Joel Spolsky famously opined that you should look for two things when hiring a programmer: Smart, and Gets Things Done. Now, there are a lot of smart people in the world (with a nod in the direction of the fox/hedgehog debate), and plenty of them spend some time programming. Even though there are also a great many people who think themselves smarter than they are, there is a thriving body of lore on filtering that demographic out. So most of the task of evaluating programmers is about evaluating how and if they Get Things Done.
Evaluating yourself this way is a good skill to have; lately I’ve been trying to build more and tinker more on account of being less-than-fully satisfied with what I see in my self-evaluation. I’ve also noticed two failure modes that smart programmers may fall into (one of which I’m doing my darndest to avoid), running parallel to the symbols-versus-understanding sides of the Chinese Room Argument. The argument, oversimplified, is about whether or not it’s possible to infer that an unseen conversational partner who manipulates symbols correctly, understands the communication.
A self-taught programmer is proficient in manipulating symbols, but is vulnerable to the failure mode of not understanding them, of having a myopia about methods and goals. On the other hand, engineers who’ve been involved in trying to hire from university computer science departments can attest that CS shops produce a certain proportion of people who understand why all of those symbol-manipulation rules are what they are, and who know a great deal about the rules and how they are implemented, but who are curiously unable to actually perform the manipulation of symbols and the latching-together of symbols into structures— no GitHub account, no projects of their own, no open-source contributions.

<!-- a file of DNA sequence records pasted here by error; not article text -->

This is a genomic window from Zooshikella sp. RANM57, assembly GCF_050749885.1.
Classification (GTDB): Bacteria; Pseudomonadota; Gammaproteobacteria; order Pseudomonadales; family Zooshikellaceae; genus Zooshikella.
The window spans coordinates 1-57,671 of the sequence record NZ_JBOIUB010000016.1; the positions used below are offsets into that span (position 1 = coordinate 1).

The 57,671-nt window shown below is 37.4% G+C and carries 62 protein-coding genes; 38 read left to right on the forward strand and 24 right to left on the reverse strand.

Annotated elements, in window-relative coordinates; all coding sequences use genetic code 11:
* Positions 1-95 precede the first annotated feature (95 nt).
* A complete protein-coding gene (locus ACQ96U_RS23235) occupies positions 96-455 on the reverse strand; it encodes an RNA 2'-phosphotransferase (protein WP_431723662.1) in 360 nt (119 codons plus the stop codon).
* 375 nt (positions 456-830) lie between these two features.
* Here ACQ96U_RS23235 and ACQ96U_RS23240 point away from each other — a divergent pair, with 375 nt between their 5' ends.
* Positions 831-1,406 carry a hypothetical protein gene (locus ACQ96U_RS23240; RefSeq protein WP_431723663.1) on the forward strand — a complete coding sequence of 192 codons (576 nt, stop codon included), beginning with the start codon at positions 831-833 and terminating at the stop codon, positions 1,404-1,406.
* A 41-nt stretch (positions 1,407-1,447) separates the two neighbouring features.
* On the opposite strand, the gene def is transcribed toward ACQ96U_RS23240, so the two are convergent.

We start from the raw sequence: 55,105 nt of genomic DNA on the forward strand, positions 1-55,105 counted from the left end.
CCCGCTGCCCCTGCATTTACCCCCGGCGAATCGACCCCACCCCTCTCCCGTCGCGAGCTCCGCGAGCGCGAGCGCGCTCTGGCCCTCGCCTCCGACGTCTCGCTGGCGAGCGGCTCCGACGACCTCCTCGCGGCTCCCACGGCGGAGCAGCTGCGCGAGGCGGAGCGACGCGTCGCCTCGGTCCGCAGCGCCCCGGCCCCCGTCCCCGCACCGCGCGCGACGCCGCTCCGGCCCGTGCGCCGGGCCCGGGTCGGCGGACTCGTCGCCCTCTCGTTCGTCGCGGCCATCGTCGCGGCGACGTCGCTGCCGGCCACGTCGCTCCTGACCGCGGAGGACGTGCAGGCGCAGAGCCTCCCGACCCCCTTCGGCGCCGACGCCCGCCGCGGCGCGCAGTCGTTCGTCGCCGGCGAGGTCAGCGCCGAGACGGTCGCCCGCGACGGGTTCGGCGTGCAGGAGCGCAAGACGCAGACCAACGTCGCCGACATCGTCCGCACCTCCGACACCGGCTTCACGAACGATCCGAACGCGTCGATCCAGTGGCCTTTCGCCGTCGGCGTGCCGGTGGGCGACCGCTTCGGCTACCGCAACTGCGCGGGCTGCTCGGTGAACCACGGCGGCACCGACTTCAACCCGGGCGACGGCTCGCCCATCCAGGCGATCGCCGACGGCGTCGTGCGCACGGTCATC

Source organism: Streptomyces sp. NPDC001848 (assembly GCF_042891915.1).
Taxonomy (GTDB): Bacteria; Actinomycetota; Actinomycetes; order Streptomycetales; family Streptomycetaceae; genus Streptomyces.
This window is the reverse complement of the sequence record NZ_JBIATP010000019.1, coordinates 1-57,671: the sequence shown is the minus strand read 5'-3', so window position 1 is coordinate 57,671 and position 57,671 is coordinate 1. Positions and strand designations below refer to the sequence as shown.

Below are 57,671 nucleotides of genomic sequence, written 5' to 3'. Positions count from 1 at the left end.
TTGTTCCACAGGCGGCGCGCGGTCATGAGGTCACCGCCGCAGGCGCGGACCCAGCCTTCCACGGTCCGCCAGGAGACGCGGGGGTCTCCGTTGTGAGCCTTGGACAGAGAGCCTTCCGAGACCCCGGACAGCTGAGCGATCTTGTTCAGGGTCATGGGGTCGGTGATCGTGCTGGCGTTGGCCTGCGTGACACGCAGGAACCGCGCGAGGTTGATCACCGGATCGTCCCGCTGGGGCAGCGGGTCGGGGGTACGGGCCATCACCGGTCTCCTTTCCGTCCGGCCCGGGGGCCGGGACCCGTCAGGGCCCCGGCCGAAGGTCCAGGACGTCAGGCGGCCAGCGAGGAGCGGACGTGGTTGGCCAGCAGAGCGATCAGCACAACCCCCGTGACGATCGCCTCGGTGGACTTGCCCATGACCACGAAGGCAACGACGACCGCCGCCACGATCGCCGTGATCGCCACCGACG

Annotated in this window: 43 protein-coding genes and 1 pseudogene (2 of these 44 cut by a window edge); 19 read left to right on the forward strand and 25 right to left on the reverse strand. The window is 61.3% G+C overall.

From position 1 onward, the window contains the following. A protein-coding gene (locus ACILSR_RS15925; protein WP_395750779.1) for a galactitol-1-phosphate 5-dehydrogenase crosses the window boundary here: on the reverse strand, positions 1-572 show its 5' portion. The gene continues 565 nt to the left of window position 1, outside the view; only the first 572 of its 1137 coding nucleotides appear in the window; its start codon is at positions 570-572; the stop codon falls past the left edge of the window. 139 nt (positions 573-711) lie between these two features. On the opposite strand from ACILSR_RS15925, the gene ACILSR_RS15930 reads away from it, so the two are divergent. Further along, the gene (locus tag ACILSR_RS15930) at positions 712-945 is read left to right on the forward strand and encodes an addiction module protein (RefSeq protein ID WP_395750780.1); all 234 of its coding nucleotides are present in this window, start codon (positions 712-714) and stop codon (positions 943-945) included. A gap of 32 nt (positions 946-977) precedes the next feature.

I’m nothing like the first person to notice these failure modes, but I think that identifying them as such (not as “all self-taught programmers are flaky” or “a CS degree is superfluous”) is helpful. Identifying a problem opens up the possibility of solving it. For me, it was humbling to stumble on the Chinese Room Argument and realize that while I’m good at manipulating the symbols, that is not the same as fluency and I have a lot of work to do ahead of me.